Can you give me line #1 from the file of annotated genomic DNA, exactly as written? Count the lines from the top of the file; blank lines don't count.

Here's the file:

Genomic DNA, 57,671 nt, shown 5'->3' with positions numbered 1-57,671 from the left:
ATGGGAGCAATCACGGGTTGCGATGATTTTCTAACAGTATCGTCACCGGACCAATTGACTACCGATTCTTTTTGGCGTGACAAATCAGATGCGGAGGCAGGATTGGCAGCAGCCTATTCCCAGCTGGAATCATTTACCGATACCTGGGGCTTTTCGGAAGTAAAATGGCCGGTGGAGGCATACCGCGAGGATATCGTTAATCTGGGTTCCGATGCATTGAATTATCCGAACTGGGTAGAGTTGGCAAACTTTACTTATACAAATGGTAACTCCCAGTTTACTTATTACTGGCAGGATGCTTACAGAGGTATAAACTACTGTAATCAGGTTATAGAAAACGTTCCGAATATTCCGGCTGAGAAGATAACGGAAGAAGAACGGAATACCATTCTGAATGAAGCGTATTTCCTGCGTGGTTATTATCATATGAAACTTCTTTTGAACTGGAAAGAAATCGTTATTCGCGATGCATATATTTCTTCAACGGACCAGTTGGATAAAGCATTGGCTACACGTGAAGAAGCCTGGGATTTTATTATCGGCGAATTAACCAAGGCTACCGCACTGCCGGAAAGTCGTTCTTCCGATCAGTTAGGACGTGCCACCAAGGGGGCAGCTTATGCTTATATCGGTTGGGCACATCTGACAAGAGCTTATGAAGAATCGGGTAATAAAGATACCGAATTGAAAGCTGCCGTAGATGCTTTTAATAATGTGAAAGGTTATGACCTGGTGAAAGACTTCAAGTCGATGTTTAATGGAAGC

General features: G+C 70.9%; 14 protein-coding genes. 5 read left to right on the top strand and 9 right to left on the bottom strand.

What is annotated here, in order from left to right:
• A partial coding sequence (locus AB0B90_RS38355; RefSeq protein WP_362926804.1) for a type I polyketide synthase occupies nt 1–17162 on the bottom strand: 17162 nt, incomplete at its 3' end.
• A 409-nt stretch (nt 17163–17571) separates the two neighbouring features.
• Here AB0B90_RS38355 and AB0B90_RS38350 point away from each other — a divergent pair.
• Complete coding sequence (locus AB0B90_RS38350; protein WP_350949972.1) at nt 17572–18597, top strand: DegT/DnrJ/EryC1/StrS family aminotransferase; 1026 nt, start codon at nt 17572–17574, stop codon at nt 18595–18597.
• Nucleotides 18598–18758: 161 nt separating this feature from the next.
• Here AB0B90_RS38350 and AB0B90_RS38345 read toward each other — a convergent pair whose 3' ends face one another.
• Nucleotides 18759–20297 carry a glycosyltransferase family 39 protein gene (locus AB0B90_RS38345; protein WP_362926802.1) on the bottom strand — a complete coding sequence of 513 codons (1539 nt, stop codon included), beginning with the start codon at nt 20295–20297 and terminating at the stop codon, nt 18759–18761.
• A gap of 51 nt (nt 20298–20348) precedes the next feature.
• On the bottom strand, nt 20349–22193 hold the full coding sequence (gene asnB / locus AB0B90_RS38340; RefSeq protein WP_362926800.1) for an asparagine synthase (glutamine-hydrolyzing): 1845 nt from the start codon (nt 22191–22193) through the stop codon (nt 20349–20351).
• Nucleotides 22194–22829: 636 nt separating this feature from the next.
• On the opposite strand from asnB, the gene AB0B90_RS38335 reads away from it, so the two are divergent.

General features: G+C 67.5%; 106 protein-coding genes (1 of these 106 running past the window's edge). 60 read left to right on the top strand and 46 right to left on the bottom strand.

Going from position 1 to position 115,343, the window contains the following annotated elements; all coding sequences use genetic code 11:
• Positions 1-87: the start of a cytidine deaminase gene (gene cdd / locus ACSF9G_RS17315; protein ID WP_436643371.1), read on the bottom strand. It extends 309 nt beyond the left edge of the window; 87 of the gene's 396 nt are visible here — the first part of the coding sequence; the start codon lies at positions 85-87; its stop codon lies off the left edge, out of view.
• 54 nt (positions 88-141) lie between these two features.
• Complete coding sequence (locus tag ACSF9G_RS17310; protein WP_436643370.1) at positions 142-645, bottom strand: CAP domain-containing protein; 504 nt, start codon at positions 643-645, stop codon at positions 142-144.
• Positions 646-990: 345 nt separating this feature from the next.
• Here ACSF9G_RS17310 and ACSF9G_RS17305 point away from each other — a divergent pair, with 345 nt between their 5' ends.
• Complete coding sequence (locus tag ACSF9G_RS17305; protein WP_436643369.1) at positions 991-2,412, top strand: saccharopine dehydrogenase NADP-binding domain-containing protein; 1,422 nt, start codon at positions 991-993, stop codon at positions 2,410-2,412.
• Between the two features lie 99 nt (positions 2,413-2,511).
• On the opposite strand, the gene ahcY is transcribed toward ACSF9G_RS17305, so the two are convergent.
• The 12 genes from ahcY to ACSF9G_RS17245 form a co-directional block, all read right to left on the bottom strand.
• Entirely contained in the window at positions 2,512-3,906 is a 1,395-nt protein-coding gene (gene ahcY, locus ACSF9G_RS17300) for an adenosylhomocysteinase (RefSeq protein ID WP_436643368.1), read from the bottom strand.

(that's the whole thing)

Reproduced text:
Genomic DNA, 57,671 nt, shown 5'->3' with positions numbered 1-57,671 from the left: